From the article Anders Hejsberg interview, "the way we do overload resolution in C# is different from any other language" Can somebody provide some examples with C# and Java?
What Anders was getting at here was that the original design team explicitly designed the overload resolution algorithm to have certain properties that worked nicely with versioning scenarios, even though those properties seem backwards or confusing when you consider the scenarios without versioning.
Probably the most common example of that is the rule in C# that if any method on a more-derived class is an applicable candidate, it is automatically better than any method on a less-derived class, even if the less-derived method has a better signature match. This rule is not, to my knowledge, found in other languages that have overload resolution. It seems counterintuitive; if there's a method that is a better signature match, why not choose it? The reason is because the method that is a better signature match might have been added in a later version and thereby be introducing a "brittle base class" failure.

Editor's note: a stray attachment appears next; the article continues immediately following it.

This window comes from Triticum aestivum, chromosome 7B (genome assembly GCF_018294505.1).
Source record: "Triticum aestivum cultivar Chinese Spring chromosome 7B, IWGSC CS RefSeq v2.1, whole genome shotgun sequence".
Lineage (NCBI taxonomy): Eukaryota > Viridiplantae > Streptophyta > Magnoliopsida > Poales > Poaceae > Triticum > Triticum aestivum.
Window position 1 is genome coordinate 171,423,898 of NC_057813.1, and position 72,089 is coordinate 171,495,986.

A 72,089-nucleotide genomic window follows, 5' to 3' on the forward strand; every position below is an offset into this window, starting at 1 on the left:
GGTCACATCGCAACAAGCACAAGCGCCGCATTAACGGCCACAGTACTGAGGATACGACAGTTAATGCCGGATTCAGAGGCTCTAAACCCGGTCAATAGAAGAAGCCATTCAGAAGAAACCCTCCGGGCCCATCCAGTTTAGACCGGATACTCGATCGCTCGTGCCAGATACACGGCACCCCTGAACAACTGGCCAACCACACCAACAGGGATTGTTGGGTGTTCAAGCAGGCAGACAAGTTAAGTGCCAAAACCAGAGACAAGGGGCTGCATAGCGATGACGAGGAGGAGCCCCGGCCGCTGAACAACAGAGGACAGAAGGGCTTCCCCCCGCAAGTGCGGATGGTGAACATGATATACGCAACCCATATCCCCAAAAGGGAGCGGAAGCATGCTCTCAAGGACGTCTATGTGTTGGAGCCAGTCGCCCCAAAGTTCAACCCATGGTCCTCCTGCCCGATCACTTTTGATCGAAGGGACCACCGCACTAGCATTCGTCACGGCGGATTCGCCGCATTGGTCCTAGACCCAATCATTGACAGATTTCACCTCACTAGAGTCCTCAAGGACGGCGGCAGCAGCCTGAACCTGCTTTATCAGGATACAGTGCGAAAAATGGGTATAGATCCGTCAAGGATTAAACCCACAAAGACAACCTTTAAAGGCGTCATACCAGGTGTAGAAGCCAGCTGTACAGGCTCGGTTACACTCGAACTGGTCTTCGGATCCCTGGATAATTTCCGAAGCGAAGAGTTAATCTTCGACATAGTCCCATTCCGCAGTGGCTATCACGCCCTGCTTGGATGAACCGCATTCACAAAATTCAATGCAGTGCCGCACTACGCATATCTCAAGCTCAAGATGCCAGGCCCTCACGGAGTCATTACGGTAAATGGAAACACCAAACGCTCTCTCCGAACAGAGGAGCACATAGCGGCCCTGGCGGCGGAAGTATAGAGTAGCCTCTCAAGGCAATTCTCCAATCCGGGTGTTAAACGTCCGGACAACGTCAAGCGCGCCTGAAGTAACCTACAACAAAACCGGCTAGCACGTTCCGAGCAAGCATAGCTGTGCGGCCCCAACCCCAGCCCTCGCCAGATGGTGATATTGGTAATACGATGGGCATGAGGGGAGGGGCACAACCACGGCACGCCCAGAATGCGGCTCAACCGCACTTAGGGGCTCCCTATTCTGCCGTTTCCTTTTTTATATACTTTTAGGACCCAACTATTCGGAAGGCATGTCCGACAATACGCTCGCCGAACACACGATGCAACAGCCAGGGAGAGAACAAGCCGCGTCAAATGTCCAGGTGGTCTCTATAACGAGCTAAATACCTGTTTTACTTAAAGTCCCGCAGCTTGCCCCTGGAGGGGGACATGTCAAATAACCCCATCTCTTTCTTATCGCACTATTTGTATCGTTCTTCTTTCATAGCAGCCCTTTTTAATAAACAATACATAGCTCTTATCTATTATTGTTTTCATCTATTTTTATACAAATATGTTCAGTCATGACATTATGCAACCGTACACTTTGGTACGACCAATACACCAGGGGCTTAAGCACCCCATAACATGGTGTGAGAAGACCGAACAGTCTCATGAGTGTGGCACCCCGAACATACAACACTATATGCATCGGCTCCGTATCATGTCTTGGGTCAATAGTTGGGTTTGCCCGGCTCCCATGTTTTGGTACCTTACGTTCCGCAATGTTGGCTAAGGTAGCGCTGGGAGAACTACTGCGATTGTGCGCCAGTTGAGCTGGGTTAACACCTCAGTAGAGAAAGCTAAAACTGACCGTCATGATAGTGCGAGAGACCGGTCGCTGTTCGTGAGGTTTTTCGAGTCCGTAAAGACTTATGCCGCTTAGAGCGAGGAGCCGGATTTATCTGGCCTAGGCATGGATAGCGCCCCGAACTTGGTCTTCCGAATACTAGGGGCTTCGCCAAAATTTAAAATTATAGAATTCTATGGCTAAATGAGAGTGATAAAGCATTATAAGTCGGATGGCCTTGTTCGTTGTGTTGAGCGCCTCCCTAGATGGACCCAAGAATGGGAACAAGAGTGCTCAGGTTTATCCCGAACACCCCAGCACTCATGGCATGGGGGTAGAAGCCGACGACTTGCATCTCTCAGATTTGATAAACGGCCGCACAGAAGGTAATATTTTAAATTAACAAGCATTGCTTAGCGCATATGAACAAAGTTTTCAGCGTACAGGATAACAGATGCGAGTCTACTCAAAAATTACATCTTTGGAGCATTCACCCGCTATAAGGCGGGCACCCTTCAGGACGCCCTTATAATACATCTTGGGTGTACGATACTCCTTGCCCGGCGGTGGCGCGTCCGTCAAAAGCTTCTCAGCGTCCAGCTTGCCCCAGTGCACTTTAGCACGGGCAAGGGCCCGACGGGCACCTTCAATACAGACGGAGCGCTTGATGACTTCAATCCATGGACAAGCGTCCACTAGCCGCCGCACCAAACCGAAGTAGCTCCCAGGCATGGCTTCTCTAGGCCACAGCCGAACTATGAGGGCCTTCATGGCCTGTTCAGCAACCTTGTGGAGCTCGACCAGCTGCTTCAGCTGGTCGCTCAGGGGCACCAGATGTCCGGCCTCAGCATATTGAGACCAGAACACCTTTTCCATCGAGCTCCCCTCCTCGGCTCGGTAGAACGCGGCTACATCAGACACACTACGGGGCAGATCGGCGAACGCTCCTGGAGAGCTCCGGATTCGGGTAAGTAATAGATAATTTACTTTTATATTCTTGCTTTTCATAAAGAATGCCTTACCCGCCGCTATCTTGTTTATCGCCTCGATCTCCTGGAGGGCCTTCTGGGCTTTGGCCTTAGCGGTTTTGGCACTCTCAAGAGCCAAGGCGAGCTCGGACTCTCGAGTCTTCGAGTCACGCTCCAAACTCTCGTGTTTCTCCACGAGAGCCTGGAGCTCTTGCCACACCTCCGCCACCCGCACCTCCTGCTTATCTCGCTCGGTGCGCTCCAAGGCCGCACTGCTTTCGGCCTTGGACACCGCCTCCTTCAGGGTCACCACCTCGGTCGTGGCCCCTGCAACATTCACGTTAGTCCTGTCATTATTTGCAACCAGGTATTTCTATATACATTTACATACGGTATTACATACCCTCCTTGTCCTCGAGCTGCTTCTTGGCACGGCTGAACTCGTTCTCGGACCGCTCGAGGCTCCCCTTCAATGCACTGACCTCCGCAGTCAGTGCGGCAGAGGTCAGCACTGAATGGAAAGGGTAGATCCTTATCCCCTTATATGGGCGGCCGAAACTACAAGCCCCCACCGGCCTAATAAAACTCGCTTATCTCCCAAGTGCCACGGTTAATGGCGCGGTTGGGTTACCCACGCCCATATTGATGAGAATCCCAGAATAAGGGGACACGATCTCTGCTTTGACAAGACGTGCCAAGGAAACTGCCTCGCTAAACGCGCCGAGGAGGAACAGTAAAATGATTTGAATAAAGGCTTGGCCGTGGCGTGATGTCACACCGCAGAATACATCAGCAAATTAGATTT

For more thoughts on how various languages handle brittle base class failures, see
and for more thoughts on overload resolution, see
The way that C# handles overloading from an internal perspective is what's different.
The complete quote from Anders: